Skip to main content

The bronze statue called “Raise Up” at the National Memorial for Peace and Justice, a memorial to honor thousands of people killed in lynchings, on April 23, 2018, in Montgomery, Ala. (Brynn Anderson/AP)

By Michael Gerson, The Washington Post

The national debate on race — which the president has made more angry and urgent with his racial demagoguery — is hindered by imprecise language.

Most whites do not feel personally guilty for the United States’ long history of imposed white supremacy. A white man who has lost his job at the coal mine, or the daughter of a recent Ukrainian immigrant, probably does not regard himself or herself as privileged. And they are not likely to have an emotional investment in the debates over race that have dominated U.S. history.

For a certain kind of conservative, this is the end of the story. The oppressors of black people in the past are dead. Their grandchildren and great-grandchildren, in this view, can’t be held responsible for sins they did not commit.

America’s racial dialogue is distorted by the use of the word “guilt.” To most people, guilt involves a conscious, personal decision to engage in some wrong. But this situation is more complex. Whether they realize it or not, white people in the United States benefit from centuries of enforced white dominance. And their current indifference helps perpetuate the social and economic advantages that have resulted.

What is important is not the feeling of guilt — though many of us might benefit from taking an honest inventory of our personal prejudices. What is important is a recognition that our economic and social systems have been massively rigged in favor of whites and that the unrigging is a continuing political responsibility.

Examining U.S. history for evidence of oppression is a disturbingly easy task. Even a skim reveals a thick layer of scum.

The great rigging began about 400 years ago, when around 20 slaves were brought to Jamestown. The white settlers wrote laws that placed slaves and indentured servants in different categories — allowing poor whites to be slave overseers and permitting black slaves to be punished more harshly. Virginia’s colonial government determined that baptism would not confer freedom on slaves — effectively allowing some Christians to own other Christians. Across the colonies, slavery began to be associated with skin color.

Many Christians employed the Bible to defend slavery, but in the late 18th century some Enlightenment science also purported to prove black racial inequality. The Constitution did not recognize the full personhood of African Americans. One of the early acts of the new republic was to restrict citizenship to white males. In 1854, the California Supreme Court invoked a California state law that said, “no black or mulatto person, or Indian, shall be allowed to give evidence in favor of, or against a white man.” In 1857, the U.S. Supreme Court determined that blacks have “no rights which the white man was bound to respect.”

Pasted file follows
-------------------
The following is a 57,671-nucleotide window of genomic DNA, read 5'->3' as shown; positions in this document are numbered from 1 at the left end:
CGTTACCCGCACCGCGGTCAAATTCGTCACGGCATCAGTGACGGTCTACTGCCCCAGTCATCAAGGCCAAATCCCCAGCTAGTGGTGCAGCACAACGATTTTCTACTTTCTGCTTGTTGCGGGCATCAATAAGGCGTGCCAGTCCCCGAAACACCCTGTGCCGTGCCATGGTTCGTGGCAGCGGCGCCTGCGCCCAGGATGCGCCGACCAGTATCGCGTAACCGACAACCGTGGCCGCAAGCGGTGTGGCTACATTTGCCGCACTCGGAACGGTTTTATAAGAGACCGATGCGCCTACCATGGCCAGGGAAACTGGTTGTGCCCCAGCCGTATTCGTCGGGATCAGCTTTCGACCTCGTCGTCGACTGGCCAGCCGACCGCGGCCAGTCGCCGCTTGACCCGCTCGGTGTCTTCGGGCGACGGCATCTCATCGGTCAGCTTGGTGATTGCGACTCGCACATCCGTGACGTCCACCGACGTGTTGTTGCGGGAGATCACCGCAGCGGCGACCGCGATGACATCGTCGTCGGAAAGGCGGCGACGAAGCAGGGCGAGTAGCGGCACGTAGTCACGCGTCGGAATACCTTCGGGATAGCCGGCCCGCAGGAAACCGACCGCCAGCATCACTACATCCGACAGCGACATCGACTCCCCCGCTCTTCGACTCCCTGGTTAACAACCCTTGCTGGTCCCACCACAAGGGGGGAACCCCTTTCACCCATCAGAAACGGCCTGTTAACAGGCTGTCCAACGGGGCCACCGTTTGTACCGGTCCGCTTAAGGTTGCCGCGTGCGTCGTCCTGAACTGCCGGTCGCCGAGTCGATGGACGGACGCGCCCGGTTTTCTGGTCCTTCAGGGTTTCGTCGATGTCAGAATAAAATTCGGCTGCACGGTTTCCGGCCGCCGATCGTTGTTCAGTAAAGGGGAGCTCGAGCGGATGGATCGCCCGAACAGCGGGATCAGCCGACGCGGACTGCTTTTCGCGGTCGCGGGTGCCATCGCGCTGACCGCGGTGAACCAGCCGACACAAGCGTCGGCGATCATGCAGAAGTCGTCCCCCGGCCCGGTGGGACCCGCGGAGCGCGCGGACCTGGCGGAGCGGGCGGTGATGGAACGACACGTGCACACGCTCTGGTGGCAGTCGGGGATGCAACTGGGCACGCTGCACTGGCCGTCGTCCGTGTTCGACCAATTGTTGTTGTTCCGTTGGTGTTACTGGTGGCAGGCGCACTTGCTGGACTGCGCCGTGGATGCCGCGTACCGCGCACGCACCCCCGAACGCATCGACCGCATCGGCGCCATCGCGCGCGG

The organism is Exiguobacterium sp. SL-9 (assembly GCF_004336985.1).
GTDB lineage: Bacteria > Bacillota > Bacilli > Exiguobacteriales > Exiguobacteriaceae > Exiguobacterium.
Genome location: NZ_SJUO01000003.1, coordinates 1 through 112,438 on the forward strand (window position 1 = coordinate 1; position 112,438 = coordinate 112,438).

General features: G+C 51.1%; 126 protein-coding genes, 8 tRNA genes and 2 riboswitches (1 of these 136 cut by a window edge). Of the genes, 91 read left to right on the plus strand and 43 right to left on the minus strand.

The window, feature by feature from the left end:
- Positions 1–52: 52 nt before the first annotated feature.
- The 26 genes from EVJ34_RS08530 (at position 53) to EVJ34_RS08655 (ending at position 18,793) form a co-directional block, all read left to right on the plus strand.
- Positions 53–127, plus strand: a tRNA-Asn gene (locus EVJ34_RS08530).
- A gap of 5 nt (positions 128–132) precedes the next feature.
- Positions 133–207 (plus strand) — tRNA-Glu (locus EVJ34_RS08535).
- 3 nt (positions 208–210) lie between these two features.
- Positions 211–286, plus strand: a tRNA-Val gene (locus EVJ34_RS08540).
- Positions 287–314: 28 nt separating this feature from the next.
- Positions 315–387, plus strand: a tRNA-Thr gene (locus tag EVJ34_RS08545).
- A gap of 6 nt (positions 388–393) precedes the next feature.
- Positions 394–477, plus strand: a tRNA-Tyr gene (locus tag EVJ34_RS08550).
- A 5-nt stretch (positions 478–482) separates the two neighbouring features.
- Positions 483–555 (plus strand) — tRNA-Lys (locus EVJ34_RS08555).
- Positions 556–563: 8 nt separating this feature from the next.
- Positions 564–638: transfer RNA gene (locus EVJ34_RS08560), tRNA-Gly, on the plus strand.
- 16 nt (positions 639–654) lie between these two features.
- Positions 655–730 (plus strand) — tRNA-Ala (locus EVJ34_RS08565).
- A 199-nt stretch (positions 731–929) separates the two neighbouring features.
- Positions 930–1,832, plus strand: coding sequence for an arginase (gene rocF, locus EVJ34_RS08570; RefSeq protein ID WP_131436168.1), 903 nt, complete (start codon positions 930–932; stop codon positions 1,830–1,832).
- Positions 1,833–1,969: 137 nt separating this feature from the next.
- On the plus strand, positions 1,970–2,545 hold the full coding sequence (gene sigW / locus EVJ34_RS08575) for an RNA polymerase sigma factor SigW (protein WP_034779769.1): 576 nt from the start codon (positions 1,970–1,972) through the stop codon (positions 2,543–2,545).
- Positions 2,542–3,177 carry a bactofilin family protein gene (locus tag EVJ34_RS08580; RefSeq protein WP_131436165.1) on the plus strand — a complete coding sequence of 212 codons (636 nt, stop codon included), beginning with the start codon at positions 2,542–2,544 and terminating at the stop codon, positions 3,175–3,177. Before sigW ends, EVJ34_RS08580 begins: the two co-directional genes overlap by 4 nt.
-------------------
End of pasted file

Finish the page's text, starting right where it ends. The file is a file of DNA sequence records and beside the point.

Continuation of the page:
Slavery itself involved physical and psychological violence on a massive scale, designed to prevent men and women from considering and organizing opposition. Marriage and education were restricted or forbidden, families were routinely separated, and slaves could usually be beaten, raped or killed with impunity.

While slavery eventually ended, economic and political oppression did not. White supremacy was written into Jim Crow laws and enforced by continued public and private violence. Voting rights were systematically denied. “Sundown towns” made it illegal for blacks to remain after dark. And nearly 4,000 lynchings revealed the evil at the heart of dehumanization. Sometimes, thousands of white men, women and children would gather to watch the event. In some cases, fingers of the victim were cut off as souvenirs. Unborn children were ripped out of wombsCorkscrews were used to tear out flesh. Men and women were beaten and burned to death. And photographs of the victims were turned into postcards.

The list continues. Redlining and restrictive covenants undermined black homeownership. Unions were permitted to lock nonwhites out of better jobs. Educational integration was resisted by segregation academies. Equal justice was resisted by white juries. And some churches gave their blasphemous blessing.

In all this, racism is not primarily a matter of human feelings. It is the systematic use of political, economic, social and religious structures to ensure white supremacy. And no response is serious that does not take the reform of structures seriously.

This does not lead directly to a specific policy. Conservatives and liberals will naturally disagree about how to close the wealth gap between African Americans and whites. (The average wealth of white households is about seven times greater than that of black households.) But such inequality is not a matter of bad feelings. It was consciously and purposely built into institutions over centuries. And it must be consciously and purposely undone.


IBW21 (The Institute of the Black World 21st Century) is committed to enhancing the capacity of Black communities in the U.S. and globally to achieve cultural, social, economic and political equality and an enhanced quality of life for all marginalized people.